Still All To Play For

Posted on: 30 April 2008 by Gareth Hargreaves

Nick relives the painful Heineken Cup semi-final defeat against Toulouse and turns his attentions to Sunday’s Premiership clash with Leeds.

For people who have never watched a game of professional rugby, it may look like a brutal, savage and ruthless sport, and at times they might be right.

But you are always prepared to take the knocks, bruises, aches and pains before crossing the white line in the hope that after the 80 minutes you’ll have a result to look back on and be proud of yourself, and your team.

What that doesn’t prepare you for is the emotion within the game itself. As you may well be aware, London Irish were beaten 21-15 by Toulouse in the Heineken Cup semi-final last Saturday at Twickenham.

To say that I’m getting over the result now, a couple of days after would be a complete lie.

It was the biggest game in our club’s 110-year existence and we were within inches of beating one of rugby’s superpowers.

On Friday, the night before the game we all stayed at home and treated it like a normal home fixture as Twickenham is just down the road from our training base.

I went round to Shane Geraghty and Topsy Ojo’s house to watch the Newcastle - Worcester match on TV.  We had some ice-cream, a bit of a laugh; I came home and watched the Jonathan Ross Show and went straight to sleep.

There was an evident buzz around us all week and we were all so excited for Saturday. But now, looking back, Saturday is still a nightmare.

I keep running several incidents through my mind thinking “what if”. It’s hard to get away from the fact we came so close.

We were the only team playing rugby in the last half an hour and we had three great chances to win the game. When the final whistle went we just dropped to our knees.

It was more to do with exhaustion. It was a very hot day and it was extremely tough to play in. But once we were back in the changing room, things started to sink in.

I looked around and it was a very sad place, we were completely gutted. We really believed we could win and to realise we wouldn’t be playing in the final at Cardiff really hurt.

I think the best thing we can do now is put a performance on when we play Leeds on Sunday. It’s the only way we can get our minds off what happened.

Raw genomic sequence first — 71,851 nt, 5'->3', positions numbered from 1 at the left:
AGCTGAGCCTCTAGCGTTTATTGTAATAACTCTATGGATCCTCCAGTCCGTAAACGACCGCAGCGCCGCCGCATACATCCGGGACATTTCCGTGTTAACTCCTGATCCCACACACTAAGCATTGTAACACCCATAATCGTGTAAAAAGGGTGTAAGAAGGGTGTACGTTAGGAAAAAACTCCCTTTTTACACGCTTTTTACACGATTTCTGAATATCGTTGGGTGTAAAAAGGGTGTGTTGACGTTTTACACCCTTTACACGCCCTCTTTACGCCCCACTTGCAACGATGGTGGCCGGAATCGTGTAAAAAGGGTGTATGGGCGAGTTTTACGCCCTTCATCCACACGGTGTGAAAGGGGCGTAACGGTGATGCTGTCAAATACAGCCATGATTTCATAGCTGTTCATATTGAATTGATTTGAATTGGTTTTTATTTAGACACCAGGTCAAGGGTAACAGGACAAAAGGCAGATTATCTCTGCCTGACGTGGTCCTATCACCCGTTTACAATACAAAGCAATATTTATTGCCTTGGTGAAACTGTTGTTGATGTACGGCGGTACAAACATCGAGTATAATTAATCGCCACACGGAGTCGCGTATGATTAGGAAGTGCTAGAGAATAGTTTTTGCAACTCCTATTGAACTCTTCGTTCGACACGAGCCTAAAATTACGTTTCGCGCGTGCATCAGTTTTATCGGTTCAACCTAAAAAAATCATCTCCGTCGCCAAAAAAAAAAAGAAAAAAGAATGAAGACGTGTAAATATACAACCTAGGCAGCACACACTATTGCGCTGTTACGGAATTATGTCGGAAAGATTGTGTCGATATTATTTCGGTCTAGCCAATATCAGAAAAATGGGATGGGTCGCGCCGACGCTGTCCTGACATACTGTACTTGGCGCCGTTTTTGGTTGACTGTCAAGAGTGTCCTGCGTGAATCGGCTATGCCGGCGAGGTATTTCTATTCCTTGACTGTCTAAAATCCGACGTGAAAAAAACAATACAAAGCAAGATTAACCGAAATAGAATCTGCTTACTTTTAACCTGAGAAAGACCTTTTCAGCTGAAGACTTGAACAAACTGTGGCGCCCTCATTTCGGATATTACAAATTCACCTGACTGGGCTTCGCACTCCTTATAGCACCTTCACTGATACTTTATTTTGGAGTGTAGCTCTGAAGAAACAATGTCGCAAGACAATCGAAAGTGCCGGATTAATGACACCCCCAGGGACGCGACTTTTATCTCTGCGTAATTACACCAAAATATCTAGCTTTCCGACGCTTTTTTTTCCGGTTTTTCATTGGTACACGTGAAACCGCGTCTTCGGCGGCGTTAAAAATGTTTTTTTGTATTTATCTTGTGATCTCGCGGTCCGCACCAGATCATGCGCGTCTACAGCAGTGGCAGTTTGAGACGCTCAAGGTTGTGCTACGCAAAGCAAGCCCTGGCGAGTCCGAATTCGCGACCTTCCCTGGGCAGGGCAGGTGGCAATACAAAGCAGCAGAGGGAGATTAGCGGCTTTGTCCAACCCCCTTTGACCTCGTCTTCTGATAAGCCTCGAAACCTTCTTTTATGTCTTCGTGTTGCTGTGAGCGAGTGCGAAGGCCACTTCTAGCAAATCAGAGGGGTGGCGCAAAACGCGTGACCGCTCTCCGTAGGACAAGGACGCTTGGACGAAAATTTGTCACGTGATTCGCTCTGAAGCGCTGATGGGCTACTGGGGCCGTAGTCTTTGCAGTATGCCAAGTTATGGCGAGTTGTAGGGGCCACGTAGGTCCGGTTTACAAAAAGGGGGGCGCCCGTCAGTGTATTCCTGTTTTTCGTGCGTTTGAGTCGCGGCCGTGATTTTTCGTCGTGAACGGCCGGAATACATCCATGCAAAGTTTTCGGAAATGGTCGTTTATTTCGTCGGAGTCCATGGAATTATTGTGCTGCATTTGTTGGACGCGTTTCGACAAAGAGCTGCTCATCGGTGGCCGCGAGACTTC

We were given two days off after the game but even on Tuesday when we returned to training people were still looking down and the usual banter just wasn’t there.

My phone was buzzing a lot after the game.  I had lots of family and friends at Twickenham to watch, and no matter how much they want to help you get over the game, you just have to find your own way to deal with it.

I’ve been beaten heavily before in my career, but this is without doubt the most painful.

After the game I missed the meal and went straight home. I only live a stones throw away from Twickenham and I just had to get away.

But a few of us went out later on to drown our sorrows. I got home about 3.30am on Sunday morning and thought it would be a good idea to watch the game again on TV. Looking back that was probably a bad idea and I’m still finding it hard to let certain things go.

But we’ve got two Premiership games left and the season is starting to wind down. Leeds on Sunday will not be as comfortable as people are trying to suggest.

They were relegated a couple of weeks ago but their players are playing for their lives. They’re playing for their professional futures and they’re going to be really up for it.

There are no easy games in the Premiership and we’re still fighting to get into the top six so we can play in the Heineken Cup again next year.

A lot of us are also going to be doing our utmost to impress any international selectors that might be watching so there really is a lot still to play for.

There are some amazing perks about playing rugby for a living but I’m finding it hard to deal with last week’s loss. Sunday’s game can’t come soon enough.

London Irish were beaten 21-15 in the semi-final of the Heineken Cup at Twickenham on Saturday. This Sunday they return to Guinness Premiership action when relegated Leeds Tykes visit the Madjeski Stadium (kick off 3pm).

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